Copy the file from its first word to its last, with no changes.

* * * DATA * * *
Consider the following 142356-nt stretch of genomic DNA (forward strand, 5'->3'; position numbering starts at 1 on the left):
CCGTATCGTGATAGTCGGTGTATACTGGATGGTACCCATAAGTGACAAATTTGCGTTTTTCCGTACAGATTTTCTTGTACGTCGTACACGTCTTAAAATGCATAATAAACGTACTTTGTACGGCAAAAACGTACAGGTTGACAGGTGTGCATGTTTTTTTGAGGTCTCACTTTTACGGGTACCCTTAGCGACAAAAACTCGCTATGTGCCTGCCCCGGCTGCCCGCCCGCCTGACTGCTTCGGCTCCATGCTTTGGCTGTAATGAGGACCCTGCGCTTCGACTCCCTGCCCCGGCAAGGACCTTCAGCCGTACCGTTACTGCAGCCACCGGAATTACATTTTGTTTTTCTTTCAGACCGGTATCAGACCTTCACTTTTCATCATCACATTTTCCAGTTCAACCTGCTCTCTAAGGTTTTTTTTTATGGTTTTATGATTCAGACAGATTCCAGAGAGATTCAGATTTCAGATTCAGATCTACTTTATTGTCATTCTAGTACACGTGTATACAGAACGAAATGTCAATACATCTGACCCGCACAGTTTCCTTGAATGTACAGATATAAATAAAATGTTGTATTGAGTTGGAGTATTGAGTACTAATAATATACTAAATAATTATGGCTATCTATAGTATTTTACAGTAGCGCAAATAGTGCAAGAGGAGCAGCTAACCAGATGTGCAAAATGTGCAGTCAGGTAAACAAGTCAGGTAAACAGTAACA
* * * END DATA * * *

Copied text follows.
Consider the following 142356-nt stretch of genomic DNA (forward strand, 5'->3'; position numbering starts at 1 on the left):
CCGTATCGTGATAGTCGGTGTATACTGGATGGTACCCATAAGTGACAAATTTGCGTTTTTCCGTACAGATTTTCTTGTACGTCGTACACGTCTTAAAATGCATAATAAACGTACTTTGTACGGCAAAAACGTACAGGTTGACAGGTGTGCATGTTTTTTTGAGGTCTCACTTTTACGGGTACCCTTAGCGACAAAAACTCGCTATGTGCCTGCCCCGGCTGCCCGCCCGCCTGACTGCTTCGGCTCCATGCTTTGGCTGTAATGAGGACCCTGCGCTTCGACTCCCTGCCCCGGCAAGGACCTTCAGCCGTACCGTTACTGCAGCCACCGGAATTACATTTTGTTTTTCTTTCAGACCGGTATCAGACCTTCACTTTTCATCATCACATTTTCCAGTTCAACCTGCTCTCTAAGGTTTTTTTTTATGGTTTTATGATTCAGACAGATTCCAGAGAGATTCAGATTTCAGATTCAGATCTACTTTATTGTCATTCTAGTACACGTGTATACAGAACGAAATGTCAATACATCTGACCCGCACAGTTTCCTTGAATGTACAGATATAAATAAAATGTTGTATTGAGTTGGAGTATTGAGTACTAATAATATACTAAATAATTATGGCTATCTATAGTATTTTACAGTAGCGCAAATAGTGCAAGAGGAGCAGCTAACCAGATGTGCAAAATGTGCAGTCAGGTAAACAAGTCAGGTAAACAGTAACA